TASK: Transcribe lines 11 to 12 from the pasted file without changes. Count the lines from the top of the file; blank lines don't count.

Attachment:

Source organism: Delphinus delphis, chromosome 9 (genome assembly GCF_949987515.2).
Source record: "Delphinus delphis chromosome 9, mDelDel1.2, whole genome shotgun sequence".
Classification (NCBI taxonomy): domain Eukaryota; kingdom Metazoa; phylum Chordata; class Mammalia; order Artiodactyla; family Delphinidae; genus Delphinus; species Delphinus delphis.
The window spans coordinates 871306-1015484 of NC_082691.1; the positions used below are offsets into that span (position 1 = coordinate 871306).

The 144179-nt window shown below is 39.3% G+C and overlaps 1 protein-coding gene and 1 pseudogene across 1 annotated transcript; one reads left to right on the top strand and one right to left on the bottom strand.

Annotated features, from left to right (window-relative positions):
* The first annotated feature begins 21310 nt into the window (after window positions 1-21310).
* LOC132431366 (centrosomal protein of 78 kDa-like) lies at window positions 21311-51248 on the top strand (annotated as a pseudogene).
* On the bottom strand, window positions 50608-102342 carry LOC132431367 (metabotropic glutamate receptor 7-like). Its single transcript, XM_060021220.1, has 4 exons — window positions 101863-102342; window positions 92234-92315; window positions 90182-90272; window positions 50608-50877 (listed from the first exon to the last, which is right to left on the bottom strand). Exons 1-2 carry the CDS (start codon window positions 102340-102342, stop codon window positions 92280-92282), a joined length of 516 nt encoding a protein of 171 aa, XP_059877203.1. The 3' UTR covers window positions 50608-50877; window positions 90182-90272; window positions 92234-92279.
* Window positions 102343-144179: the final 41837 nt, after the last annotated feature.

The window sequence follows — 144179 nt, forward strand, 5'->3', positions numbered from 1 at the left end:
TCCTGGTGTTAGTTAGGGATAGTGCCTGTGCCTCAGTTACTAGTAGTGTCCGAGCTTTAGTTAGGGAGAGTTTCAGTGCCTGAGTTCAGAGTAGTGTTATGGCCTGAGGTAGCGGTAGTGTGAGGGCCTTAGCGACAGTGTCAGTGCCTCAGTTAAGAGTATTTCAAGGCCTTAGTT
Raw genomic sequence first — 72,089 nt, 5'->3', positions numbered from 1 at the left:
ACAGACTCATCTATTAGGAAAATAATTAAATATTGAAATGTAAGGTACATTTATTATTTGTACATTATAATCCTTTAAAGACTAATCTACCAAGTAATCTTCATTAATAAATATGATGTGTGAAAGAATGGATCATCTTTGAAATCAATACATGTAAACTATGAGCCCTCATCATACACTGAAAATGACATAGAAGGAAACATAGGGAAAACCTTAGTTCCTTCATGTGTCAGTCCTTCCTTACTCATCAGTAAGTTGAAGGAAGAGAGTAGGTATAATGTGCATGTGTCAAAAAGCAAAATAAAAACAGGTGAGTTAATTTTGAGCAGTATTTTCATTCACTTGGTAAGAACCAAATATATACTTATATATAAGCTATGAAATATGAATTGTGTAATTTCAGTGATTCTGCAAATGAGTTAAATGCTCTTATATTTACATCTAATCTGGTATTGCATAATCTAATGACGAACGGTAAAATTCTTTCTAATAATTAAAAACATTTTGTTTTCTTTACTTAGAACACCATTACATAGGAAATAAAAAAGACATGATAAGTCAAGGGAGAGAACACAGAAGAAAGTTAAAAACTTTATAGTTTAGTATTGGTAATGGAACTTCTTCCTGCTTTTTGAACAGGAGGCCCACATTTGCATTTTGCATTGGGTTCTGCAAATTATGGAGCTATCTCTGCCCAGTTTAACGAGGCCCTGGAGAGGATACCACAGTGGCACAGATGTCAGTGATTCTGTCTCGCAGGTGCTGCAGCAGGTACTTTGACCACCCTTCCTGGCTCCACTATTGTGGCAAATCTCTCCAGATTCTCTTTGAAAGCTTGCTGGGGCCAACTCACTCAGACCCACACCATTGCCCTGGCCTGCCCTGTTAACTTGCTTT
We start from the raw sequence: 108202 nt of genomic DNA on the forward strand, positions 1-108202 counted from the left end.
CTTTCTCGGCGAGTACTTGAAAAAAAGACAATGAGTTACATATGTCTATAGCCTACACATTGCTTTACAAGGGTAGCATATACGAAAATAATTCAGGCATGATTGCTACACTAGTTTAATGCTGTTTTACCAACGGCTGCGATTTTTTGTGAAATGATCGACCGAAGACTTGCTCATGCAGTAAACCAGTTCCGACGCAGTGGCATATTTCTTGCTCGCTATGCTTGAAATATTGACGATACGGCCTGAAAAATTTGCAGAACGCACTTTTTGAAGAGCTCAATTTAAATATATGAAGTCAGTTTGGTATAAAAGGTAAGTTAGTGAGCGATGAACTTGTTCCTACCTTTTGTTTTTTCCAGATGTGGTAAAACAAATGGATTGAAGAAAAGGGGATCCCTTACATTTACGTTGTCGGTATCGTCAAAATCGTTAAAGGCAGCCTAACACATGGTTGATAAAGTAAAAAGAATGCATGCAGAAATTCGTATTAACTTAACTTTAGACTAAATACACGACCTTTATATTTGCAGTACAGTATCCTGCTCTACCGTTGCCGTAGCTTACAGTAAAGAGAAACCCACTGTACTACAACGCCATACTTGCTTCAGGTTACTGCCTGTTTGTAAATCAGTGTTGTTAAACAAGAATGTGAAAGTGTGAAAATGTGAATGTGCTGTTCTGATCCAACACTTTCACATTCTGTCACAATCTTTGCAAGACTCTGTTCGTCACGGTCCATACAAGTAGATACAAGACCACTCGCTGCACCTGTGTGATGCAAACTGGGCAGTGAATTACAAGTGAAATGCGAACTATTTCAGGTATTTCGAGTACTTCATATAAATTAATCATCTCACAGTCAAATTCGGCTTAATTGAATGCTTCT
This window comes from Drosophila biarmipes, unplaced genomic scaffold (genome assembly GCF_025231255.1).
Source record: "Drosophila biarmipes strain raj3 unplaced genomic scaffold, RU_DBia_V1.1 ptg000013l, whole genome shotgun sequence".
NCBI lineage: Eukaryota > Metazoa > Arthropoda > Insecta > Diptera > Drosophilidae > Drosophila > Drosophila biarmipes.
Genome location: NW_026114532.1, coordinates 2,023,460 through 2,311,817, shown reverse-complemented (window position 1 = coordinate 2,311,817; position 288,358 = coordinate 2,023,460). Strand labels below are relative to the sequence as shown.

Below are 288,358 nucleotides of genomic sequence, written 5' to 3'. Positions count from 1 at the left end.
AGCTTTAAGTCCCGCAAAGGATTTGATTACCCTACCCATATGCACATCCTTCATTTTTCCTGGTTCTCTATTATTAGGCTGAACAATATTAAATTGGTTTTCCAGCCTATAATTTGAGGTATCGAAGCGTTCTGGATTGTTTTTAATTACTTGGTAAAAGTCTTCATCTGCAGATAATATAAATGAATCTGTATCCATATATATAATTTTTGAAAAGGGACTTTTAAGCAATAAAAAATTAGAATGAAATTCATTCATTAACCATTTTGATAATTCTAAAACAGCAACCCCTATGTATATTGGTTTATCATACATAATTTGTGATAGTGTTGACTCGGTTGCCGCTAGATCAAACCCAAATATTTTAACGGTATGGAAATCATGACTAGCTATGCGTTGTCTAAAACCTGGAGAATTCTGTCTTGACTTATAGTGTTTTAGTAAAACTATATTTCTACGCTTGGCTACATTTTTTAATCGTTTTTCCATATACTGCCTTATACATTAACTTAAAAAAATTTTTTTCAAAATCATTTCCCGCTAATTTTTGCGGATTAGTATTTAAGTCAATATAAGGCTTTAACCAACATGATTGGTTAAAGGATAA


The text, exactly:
The window sequence follows — 144179 nt, forward strand, 5'->3', positions numbered from 1 at the left end:
TCCTGGTGTTAGTTAGGGATAGTGCCTGTGCCTCAGTTACTAGTAGTGTCCGAGCTTTAGTTAGGGAGAGTTTCAGTGCCTGAGTTCAGAGTAGTGTTATGGCCTGAGGTAGCGGTAGTGTGAGGGCCTTAGCGACAGTGTCAGTGCCTCAGTTAAGAGTATTTCAAGGCCTTAGTT